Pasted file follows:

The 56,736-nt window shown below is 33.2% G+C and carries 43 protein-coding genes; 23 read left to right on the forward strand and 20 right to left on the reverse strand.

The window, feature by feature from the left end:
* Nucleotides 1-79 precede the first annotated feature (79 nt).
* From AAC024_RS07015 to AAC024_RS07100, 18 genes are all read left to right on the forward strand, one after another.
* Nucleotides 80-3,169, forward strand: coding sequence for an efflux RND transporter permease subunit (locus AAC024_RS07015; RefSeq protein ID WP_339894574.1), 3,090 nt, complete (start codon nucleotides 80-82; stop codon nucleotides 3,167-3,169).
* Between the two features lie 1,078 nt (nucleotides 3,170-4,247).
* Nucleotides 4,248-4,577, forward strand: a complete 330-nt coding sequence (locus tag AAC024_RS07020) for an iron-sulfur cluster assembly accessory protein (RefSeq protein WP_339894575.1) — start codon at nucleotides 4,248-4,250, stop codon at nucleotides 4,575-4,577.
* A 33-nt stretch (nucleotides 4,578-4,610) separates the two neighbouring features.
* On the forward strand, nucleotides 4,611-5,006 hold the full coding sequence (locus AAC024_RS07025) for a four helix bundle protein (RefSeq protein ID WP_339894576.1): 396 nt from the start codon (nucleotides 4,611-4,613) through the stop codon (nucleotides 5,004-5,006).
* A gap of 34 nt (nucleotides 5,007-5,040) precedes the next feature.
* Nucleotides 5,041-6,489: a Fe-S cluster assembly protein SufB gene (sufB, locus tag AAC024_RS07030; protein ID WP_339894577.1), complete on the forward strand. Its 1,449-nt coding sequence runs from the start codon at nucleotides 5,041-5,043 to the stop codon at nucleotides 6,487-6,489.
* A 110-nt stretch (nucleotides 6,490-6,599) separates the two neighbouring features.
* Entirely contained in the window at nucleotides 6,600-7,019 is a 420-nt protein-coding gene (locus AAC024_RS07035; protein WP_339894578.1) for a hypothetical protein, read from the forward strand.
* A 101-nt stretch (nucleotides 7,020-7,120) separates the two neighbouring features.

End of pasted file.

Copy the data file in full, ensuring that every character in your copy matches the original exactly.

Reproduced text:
The 56,736-nt window shown below is 33.2% G+C and carries 43 protein-coding genes; 23 read left to right on the forward strand and 20 right to left on the reverse strand.

The window, feature by feature from the left end:
* Nucleotides 1-79 precede the first annotated feature (79 nt).
* From AAC024_RS07015 to AAC024_RS07100, 18 genes are all read left to right on the forward strand, one after another.
* Nucleotides 80-3,169, forward strand: coding sequence for an efflux RND transporter permease subunit (locus AAC024_RS07015; RefSeq protein ID WP_339894574.1), 3,090 nt, complete (start codon nucleotides 80-82; stop codon nucleotides 3,167-3,169).
* Between the two features lie 1,078 nt (nucleotides 3,170-4,247).
* Nucleotides 4,248-4,577, forward strand: a complete 330-nt coding sequence (locus tag AAC024_RS07020) for an iron-sulfur cluster assembly accessory protein (RefSeq protein WP_339894575.1) — start codon at nucleotides 4,248-4,250, stop codon at nucleotides 4,575-4,577.
* A 33-nt stretch (nucleotides 4,578-4,610) separates the two neighbouring features.
* On the forward strand, nucleotides 4,611-5,006 hold the full coding sequence (locus AAC024_RS07025) for a four helix bundle protein (RefSeq protein ID WP_339894576.1): 396 nt from the start codon (nucleotides 4,611-4,613) through the stop codon (nucleotides 5,004-5,006).
* A gap of 34 nt (nucleotides 5,007-5,040) precedes the next feature.
* Nucleotides 5,041-6,489: a Fe-S cluster assembly protein SufB gene (sufB, locus tag AAC024_RS07030; protein ID WP_339894577.1), complete on the forward strand. Its 1,449-nt coding sequence runs from the start codon at nucleotides 5,041-5,043 to the stop codon at nucleotides 6,487-6,489.
* A 110-nt stretch (nucleotides 6,490-6,599) separates the two neighbouring features.
* Entirely contained in the window at nucleotides 6,600-7,019 is a 420-nt protein-coding gene (locus AAC024_RS07035; protein WP_339894578.1) for a hypothetical protein, read from the forward strand.
* A 101-nt stretch (nucleotides 7,020-7,120) separates the two neighbouring features.